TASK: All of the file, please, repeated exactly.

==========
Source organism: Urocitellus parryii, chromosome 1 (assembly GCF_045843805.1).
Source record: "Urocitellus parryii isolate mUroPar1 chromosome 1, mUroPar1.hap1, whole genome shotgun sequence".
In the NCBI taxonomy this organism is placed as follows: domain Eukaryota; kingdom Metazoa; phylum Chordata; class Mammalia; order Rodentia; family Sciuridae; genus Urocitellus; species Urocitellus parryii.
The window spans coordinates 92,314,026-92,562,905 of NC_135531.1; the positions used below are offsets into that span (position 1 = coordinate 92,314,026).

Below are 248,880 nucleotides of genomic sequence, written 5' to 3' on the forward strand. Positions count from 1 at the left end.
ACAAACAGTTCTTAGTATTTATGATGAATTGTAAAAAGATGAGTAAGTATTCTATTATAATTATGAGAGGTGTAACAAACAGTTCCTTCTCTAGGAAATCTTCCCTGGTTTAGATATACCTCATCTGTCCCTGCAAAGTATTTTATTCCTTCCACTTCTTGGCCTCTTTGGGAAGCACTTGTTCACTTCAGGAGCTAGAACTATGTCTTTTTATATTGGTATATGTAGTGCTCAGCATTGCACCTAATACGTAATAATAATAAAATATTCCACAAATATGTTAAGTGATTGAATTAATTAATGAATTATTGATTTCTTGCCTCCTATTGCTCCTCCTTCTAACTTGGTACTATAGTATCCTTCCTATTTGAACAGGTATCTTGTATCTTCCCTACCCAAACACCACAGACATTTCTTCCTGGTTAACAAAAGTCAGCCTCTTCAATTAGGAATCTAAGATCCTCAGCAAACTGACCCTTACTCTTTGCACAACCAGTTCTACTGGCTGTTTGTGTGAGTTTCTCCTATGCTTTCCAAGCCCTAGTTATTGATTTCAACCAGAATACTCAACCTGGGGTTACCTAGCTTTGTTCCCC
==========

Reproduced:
Source organism: Urocitellus parryii, chromosome 1 (assembly GCF_045843805.1).
Source record: "Urocitellus parryii isolate mUroPar1 chromosome 1, mUroPar1.hap1, whole genome shotgun sequence".
In the NCBI taxonomy this organism is placed as follows: domain Eukaryota; kingdom Metazoa; phylum Chordata; class Mammalia; order Rodentia; family Sciuridae; genus Urocitellus; species Urocitellus parryii.
The window spans coordinates 92,314,026-92,562,905 of NC_135531.1; the positions used below are offsets into that span (position 1 = coordinate 92,314,026).

Below are 248,880 nucleotides of genomic sequence, written 5' to 3' on the forward strand. Positions count from 1 at the left end.
ACAAACAGTTCTTAGTATTTATGATGAATTGTAAAAAGATGAGTAAGTATTCTATTATAATTATGAGAGGTGTAACAAACAGTTCCTTCTCTAGGAAATCTTCCCTGGTTTAGATATACCTCATCTGTCCCTGCAAAGTATTTTATTCCTTCCACTTCTTGGCCTCTTTGGGAAGCACTTGTTCACTTCAGGAGCTAGAACTATGTCTTTTTATATTGGTATATGTAGTGCTCAGCATTGCACCTAATACGTAATAATAATAAAATATTCCACAAATATGTTAAGTGATTGAATTAATTAATGAATTATTGATTTCTTGCCTCCTATTGCTCCTCCTTCTAACTTGGTACTATAGTATCCTTCCTATTTGAACAGGTATCTTGTATCTTCCCTACCCAAACACCACAGACATTTCTTCCTGGTTAACAAAAGTCAGCCTCTTCAATTAGGAATCTAAGATCCTCAGCAAACTGACCCTTACTCTTTGCACAACCAGTTCTACTGGCTGTTTGTGTGAGTTTCTCCTATGCTTTCCAAGCCCTAGTTATTGATTTCAACCAGAATACTCAACCTGGGGTTACCTAGCTTTGTTCCCC